Water is a universal solvent that serves as the primary carrier for pesticide applications. The quality of the water used as a carrier can have a large influence on the performance of herbicides such as glyphosate. Dissolved cations such as calcium, magnesium, zinc, iron, and manganese form complexes with glyphosate that reduce its efficacy.
Ammonium sulfate (AMS) conditions water by reacting with the dissolved cations to form insoluble sulfates that will not react with glyphosate. Spray grade AMS should be added to the spray tank and thoroughly mixed before adding glyphosate.
Here is a handy calculator that uses data from a standard water quality test to determine the amount of AMS to add to your spray tank, in pounds of AMS per 100 gallons of water. The calculator uses an equation developed at North Dakota State University (Nalewaja and Matysiak, 1993) to determine the required amount of AMS needed to neutralize the effects of cations in the water on glyphosate activity. Adding more AMS than called for to neutralize the effects of cations may improve glyphosate activity by providing extra N that helps weak acid herbicides like glyphosate pass through cell membranes. The addition of 8.5 to 17 pounds of AMS per 100 gallons of water is generally recommended to improve glyphosate activity. Liquid forms of AMS are equally effective if used at equivalent rates.
Spring is in the air in some areas of the Pacific Northwest with others still under snow. Planting season is almost here, bringing with it the latest seed buying resources.
The Washington State Crop Improvement Association’s (WSCIA) 2016 Certified Seed Buying Guide is available both online and from local seed dealers. Produced with help from the WSU Crop and Soil Sciences Department, it covers variety performance for legumes, wheat, and barley, and planting rate based on seeds per square foot. The guide also has a certified seed source list.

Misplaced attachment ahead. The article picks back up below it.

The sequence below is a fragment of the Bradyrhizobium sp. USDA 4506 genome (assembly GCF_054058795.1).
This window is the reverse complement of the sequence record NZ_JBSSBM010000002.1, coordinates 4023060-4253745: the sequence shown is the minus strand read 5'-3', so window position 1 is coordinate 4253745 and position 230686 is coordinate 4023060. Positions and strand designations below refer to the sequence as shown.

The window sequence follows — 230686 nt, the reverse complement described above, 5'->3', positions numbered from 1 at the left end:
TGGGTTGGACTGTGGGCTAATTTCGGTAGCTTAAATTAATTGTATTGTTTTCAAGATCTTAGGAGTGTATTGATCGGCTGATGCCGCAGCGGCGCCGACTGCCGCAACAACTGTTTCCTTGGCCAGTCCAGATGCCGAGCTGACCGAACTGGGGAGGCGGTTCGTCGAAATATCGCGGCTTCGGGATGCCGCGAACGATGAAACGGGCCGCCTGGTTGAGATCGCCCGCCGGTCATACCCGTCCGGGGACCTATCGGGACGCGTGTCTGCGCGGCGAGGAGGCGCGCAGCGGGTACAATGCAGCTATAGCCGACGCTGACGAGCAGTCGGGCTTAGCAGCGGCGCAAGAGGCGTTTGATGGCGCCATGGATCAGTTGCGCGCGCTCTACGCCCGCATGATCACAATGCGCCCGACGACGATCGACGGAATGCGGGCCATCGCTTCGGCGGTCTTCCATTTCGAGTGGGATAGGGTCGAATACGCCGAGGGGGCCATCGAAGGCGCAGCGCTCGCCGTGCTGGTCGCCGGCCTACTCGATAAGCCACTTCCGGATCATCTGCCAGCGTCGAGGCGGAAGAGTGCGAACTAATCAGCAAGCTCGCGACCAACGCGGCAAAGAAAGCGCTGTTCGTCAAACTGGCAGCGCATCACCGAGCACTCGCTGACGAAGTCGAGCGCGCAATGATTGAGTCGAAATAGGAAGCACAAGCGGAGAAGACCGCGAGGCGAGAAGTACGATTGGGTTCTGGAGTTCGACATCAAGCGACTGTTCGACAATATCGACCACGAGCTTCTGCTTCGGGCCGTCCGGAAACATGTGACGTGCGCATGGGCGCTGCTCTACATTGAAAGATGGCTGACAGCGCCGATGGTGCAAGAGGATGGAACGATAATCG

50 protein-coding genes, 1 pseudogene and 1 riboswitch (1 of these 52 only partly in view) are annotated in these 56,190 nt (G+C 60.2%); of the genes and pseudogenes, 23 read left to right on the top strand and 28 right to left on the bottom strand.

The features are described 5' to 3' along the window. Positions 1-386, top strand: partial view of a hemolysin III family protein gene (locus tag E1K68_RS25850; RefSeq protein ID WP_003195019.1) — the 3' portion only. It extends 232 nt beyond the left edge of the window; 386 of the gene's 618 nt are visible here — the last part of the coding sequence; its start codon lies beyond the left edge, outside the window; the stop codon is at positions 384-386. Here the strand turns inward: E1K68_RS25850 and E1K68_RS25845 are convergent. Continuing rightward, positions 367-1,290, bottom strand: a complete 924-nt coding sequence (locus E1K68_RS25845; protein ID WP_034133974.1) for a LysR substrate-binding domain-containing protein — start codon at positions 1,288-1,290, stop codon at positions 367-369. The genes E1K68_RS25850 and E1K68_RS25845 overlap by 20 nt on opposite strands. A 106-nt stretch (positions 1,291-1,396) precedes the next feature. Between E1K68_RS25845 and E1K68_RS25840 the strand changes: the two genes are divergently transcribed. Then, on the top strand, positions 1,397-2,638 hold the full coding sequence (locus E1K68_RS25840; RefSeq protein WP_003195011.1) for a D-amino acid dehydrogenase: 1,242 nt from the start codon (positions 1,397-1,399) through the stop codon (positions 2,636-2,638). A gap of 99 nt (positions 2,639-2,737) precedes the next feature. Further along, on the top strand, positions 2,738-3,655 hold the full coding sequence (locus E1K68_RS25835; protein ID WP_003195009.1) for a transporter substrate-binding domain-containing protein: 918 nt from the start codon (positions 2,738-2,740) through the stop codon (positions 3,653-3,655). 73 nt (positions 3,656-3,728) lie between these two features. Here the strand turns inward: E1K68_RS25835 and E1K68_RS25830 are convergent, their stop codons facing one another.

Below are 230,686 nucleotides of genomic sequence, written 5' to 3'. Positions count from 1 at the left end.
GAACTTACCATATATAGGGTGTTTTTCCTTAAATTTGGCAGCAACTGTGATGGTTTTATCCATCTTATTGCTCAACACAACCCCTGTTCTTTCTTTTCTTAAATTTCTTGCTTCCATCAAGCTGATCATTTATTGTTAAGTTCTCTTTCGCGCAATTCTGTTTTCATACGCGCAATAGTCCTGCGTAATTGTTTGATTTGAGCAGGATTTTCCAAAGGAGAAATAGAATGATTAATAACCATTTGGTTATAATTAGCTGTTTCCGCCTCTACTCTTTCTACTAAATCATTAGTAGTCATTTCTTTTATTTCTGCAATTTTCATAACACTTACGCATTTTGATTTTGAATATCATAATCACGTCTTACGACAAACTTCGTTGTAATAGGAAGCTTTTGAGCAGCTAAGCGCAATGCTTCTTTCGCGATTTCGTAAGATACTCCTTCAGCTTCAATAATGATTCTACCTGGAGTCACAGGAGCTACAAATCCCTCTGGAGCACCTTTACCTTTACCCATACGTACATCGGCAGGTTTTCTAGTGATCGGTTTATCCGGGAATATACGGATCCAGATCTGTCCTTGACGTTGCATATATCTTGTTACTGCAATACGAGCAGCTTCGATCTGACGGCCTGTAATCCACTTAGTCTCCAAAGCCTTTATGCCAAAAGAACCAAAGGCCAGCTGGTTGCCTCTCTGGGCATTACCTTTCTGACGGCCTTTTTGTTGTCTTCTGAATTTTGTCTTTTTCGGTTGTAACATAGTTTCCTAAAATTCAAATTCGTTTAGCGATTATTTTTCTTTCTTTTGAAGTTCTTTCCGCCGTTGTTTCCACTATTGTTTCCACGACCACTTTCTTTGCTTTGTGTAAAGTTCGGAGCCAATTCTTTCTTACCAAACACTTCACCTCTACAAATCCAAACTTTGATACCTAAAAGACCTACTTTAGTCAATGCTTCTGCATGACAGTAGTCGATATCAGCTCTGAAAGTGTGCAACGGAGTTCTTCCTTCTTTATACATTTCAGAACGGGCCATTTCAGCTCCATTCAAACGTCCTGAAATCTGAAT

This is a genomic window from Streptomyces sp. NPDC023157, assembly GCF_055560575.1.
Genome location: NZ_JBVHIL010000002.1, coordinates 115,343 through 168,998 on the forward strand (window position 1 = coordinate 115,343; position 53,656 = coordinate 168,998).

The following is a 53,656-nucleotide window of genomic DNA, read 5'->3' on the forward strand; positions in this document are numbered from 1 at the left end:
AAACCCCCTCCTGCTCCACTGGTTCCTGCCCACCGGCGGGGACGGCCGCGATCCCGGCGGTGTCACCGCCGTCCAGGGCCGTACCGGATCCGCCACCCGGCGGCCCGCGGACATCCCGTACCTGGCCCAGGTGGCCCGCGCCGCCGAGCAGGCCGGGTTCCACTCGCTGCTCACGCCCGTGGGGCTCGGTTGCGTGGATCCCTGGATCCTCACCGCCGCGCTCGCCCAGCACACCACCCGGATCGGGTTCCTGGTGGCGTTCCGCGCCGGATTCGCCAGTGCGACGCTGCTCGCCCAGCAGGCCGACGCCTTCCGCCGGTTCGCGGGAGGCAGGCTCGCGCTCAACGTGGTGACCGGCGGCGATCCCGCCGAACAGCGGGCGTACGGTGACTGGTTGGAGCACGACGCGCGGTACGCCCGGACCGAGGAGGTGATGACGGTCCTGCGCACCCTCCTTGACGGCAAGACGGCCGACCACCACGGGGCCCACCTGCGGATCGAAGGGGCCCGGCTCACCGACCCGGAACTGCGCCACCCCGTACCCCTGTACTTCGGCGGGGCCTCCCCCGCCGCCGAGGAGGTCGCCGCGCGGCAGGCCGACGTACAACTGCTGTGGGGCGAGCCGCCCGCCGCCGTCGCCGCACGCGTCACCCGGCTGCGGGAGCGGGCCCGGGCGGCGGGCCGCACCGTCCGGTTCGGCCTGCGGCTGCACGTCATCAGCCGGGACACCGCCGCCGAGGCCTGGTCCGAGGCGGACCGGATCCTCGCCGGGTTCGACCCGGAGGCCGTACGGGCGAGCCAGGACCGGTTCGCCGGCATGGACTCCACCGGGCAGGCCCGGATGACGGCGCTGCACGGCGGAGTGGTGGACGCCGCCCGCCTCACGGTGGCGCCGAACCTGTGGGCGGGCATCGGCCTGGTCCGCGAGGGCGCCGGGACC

Spring oilseed supply list from Pacific Northwest seed dealers and retail outlets — Canola, mustard, camelina, sunflower, safflower, and flax are all available. The crucifer seed quarantine now applies to eastern Washington counties. All seed must be tested for blackleg, and be certified blackleg-free. Every bag should have a Washington State Department of Agriculture-issued tag. This includes cover crop mixtures containing cruciferous crops such as canola, radish, and others.
USDA-ARS/WSU 2015 winter canola variety trial results from Okanogan and Pomeroy
University of Idaho 2015 spring canola variety trial report from four locations in Idaho and three locations in Washington
A Whole-Farm Revenue Protection presentation that was given at the WSU Oilseed Workshops. March 15 is the whole-farm revenue protection and insurance coverage deadline for spring crops.
For more information about the WSCIA seed buying guide or the cereal variety testing program, contact Ryan Higginbotham (firstname.lastname@example.org or 509-335-1205). Karen Sowers (email@example.com or 509-396-5936.) can answer questions about oilseed suppliers and the WOCS program.
Washington Agribusiness: Status and Outlook 2016 is the inaugural issue of a new annual publication. Produced by WSU economic sciences faculty, it examines the opportunities and challenges facing Washington agriculture. Each issue will come out in January and will provide an update on Washington’s major sectors, including wheat and barley, specialty crops, tree fruit, beef, and dairy, as well as feature articles on specific issues unique each year.
A major focus this year is on the Trans Pacific Partnership trade agreement currently awaiting action by the U.S. Congress. In his article, “Status of Washington Agricultural International Exports,” writer Andrew Cassey highlights the importance of trade to Washington agriculture and discusses potential impacts of the trade agreement. Writer Randy Fortenbery gives the small grains economic forecast in his piece “Situation and Outlook for Small Grains.” In addition, there are two interesting articles that review the results of recently completed research projects that focus on the beef and hard cider sectors in Washington.
Executive editor Randy Fortenbery, who is also a professor in the School of Economic Sciences, intends Washington Agribusiness: Status and Outlook 2016 to provide a concise summary of the issues facing Washington agribusiness. Timothy Nadreau, managing editor, welcomes suggestions for future content. He can be reached at firstname.lastname@example.org.